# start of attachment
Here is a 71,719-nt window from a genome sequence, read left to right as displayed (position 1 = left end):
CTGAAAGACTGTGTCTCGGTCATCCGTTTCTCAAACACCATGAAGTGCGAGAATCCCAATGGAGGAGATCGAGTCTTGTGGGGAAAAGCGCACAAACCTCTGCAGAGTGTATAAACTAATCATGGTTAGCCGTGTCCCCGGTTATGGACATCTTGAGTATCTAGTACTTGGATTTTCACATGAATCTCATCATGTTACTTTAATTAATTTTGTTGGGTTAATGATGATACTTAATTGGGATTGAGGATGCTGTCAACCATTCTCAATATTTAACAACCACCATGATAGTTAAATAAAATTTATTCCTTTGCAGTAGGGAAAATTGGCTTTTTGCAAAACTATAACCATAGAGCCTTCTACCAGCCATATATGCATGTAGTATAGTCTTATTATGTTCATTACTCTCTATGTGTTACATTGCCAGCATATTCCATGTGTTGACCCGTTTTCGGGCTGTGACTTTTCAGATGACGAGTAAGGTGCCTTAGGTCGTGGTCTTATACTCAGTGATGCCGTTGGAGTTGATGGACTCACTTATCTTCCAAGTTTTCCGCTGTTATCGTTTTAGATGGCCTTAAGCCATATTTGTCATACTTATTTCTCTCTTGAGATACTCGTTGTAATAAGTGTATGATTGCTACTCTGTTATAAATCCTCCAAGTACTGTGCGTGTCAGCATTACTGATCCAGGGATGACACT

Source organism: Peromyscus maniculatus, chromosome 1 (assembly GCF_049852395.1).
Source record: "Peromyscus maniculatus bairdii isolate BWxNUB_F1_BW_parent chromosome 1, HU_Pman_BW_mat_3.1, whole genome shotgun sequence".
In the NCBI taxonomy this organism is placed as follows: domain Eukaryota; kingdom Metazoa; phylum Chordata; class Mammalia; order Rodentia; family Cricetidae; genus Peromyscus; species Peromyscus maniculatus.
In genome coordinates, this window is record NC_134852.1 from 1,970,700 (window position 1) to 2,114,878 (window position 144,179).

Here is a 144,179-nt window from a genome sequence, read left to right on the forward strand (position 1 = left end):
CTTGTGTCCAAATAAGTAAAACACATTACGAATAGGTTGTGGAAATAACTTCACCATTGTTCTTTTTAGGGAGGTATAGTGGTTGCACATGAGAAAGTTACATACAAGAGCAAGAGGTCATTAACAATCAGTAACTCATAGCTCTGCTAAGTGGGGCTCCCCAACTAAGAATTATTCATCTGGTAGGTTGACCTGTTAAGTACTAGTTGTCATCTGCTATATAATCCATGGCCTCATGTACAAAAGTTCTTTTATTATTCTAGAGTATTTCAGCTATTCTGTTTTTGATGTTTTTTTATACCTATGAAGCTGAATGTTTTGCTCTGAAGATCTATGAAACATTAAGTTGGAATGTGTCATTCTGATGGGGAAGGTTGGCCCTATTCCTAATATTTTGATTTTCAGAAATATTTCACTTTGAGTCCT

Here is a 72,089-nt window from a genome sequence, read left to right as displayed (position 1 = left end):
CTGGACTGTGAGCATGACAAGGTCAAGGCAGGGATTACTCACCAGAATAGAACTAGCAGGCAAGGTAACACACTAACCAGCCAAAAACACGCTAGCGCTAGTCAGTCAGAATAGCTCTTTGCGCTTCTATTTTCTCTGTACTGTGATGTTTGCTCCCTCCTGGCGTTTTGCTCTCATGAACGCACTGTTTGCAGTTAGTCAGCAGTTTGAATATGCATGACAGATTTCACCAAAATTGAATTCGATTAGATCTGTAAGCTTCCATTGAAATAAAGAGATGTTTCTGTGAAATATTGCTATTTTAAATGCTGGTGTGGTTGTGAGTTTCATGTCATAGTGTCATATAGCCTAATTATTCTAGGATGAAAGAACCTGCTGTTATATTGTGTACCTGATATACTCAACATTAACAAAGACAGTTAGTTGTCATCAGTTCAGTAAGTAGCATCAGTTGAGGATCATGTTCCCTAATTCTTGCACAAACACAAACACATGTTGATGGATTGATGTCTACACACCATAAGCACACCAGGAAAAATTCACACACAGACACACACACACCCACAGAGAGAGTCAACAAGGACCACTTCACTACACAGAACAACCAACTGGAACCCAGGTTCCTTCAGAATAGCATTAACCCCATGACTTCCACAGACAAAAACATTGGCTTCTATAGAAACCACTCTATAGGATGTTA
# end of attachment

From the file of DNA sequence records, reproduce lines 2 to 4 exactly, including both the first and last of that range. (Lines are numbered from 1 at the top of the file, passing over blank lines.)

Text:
CTGAAAGACTGTGTCTCGGTCATCCGTTTCTCAAACACCATGAAGTGCGAGAATCCCAATGGAGGAGATCGAGTCTTGTGGGGAAAAGCGCACAAACCTCTGCAGAGTGTATAAACTAATCATGGTTAGCCGTGTCCCCGGTTATGGACATCTTGAGTATCTAGTACTTGGATTTTCACATGAATCTCATCATGTTACTTTAATTAATTTTGTTGGGTTAATGATGATACTTAATTGGGATTGAGGATGCTGTCAACCATTCTCAATATTTAACAACCACCATGATAGTTAAATAAAATTTATTCCTTTGCAGTAGGGAAAATTGGCTTTTTGCAAAACTATAACCATAGAGCCTTCTACCAGCCATATATGCATGTAGTATAGTCTTATTATGTTCATTACTCTCTATGTGTTACATTGCCAGCATATTCCATGTGTTGACCCGTTTTCGGGCTGTGACTTTTCAGATGACGAGTAAGGTGCCTTAGGTCGTGGTCTTATACTCAGTGATGCCGTTGGAGTTGATGGACTCACTTATCTTCCAAGTTTTCCGCTGTTATCGTTTTAGATGGCCTTAAGCCATATTTGTCATACTTATTTCTCTCTTGAGATACTCGTTGTAATAAGTGTATGATTGCTACTCTGTTATAAATCCTCCAAGTACTGTGCGTGTCAGCATTACTGATCCAGGGATGACACT

Source organism: Peromyscus maniculatus, chromosome 1 (assembly GCF_049852395.1).
Source record: "Peromyscus maniculatus bairdii isolate BWxNUB_F1_BW_parent chromosome 1, HU_Pman_BW_mat_3.1, whole genome shotgun sequence".